Central Africa Time Zone UTC+02:00
Capital City Maputo
National Day June 25
MOZAMBIQUE’S NEW High Commissioner Albertina Maria D. Mac Donald notes that like many developing countries at the start of the health pandemic, “we were not prepared for Zoom sessions. This challenge to update our technology took some careful organisation.” The High Commissioner presented her credentials to Her Majesty on 9 June. “Although we were physically at Buckingham Palace, the ceremony was conducted virtually.’ She continues: “As diplomats, it is important that we adapt to our changing environment.” High Commissioner Mac Donald arrived in London at the end of April, one of her two daughters joining her a month later.
Growing up the first of three children, High Commissioner Mac Donald’s parents worked for the government and talk of international and African affairs round the dinner table was commonplace. “My mother also had a cousin who was an ambassador, who spoke about how his career was challenging to women. That piqued my interest. I was lucky to join the Superior Institute for International Relations in Maputo.”
A career diplomat, the High Commissioner comes to London with 30 years of experience. Her first seven years were working in bilateral affairs, and a move to Addis Ababa sparked a lifelong passion for the multilateral arena. She worked with the UN in Maputo, becoming Director for International Organisations and Conferences Division and Coordinator of UNDP Country Programme Coordination and Capacity Development Project, making her “more aware of the global challenges facing Mozambique, as well as the dynamics of the system. It also helped to build a network to get the job done.” During this time, she also had good exposure to the dynamics of the Commonwealth, as well as government, particularly as a member of the Advisory Committee to the President on SADC, Africa, Middle East and CPLP.
Prior to her arrival in London, the High Commissioner was Mozambique’s Ambassador to Ethiopia and Permanent Representative of the African Union (AU). “My role was to inflate dynamism on bilateral cooperation with Ethiopia, through the implementation of agreements signed in 2016.” With regards to the AU, “the implementation of the Agenda 2063, including the structural reform process was Mozambique’s priority.” During that time, Mozambique also joined the African Peace and Security Council, “so peace and security issues were also top priority.”
High Commissioner Mac Donald comes to the UK with two key priorities. Firstly, she plans to boost the role of Mozambique in the Commonwealth, and make the work of the organisation more impactful in Mozambique. She continues, “I recently discussed with Baroness Scotland how best to engage Mozambique’s institutions, including civil society and the private sector to fully make use of Commonwealth potential in our development.”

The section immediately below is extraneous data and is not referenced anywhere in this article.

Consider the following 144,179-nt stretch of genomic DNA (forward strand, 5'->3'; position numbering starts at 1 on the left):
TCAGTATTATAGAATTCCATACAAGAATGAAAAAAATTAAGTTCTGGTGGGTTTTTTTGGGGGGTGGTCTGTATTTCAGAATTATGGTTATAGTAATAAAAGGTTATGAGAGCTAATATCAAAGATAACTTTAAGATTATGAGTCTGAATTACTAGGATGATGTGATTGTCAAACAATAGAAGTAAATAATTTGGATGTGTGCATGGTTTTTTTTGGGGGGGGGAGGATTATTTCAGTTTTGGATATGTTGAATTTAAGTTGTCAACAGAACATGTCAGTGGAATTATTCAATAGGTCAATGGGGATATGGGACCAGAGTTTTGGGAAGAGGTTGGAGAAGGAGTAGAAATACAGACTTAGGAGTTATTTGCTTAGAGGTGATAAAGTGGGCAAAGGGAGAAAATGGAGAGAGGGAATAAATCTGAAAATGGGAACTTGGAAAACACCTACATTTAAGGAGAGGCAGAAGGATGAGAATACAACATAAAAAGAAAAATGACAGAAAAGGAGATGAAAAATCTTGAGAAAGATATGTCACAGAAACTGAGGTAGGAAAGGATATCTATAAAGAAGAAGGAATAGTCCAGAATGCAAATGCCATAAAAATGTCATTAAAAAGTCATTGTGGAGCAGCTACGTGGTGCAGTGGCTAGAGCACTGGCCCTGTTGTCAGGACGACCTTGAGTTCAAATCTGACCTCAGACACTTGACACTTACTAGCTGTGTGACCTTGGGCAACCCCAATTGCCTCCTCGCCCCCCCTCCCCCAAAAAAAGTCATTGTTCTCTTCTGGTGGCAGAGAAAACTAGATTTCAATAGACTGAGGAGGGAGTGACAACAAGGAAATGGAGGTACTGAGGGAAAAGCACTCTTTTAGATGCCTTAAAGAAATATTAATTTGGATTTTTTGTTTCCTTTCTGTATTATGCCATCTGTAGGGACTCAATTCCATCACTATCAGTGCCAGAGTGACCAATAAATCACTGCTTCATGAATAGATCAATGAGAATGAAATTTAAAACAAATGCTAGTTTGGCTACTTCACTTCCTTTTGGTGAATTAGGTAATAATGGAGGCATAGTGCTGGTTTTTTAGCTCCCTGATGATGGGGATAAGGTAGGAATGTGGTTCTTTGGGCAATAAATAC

Bilaterally, she notes that the relationship “is very good. The focus will be on improving trade between the two countries.” She hopes that Brexit will provide further opportunities for the UK-Mozambique relationship. “It is important to note the priority the UK has given to Africa in its foreign policy and the hosting of the UK-Africa Investment Summit in early 2020. Presidente Filipe Nyusi attended the Summit, which provided an opportunity to expose Mozambique to the private sector here. As a mission we must follow-up on the agreed commitments.”
In the context of COP 26, climate issues are also high on the High Commissioner’s agenda. “Mozambique is positioned in a sensitive geographical location – prone to cyclical floods and droughts. National adaptation and mitigation strategies aim to increase resilience in communities and national economy by integrating adaptation and mitigation measures in the development agenda.”
Of Mozambique’s various diplomatic challenges, the High Commissioner says that ‘perception’ is arguably the most important. “It is up to the diplomatic service to demonstrate that the agenda we put in place, and the people who implement that agenda, provide the steps to put us on the right path. If we are not well perceived, the trust is not there, and our support for programmes of development will be challenged.”
Visiting a vast refugee camp in Ethiopia with the AU was a memorable day in the High Commissioner’s career. “I saw how people were deprived of basic things like food, water and housing. As diplomats, we have the responsibility to promote the values and principles that are pillars of peace that all refugees and displaced persons need to return home. At the end of the day, everything we do as diplomats is about human dignity.”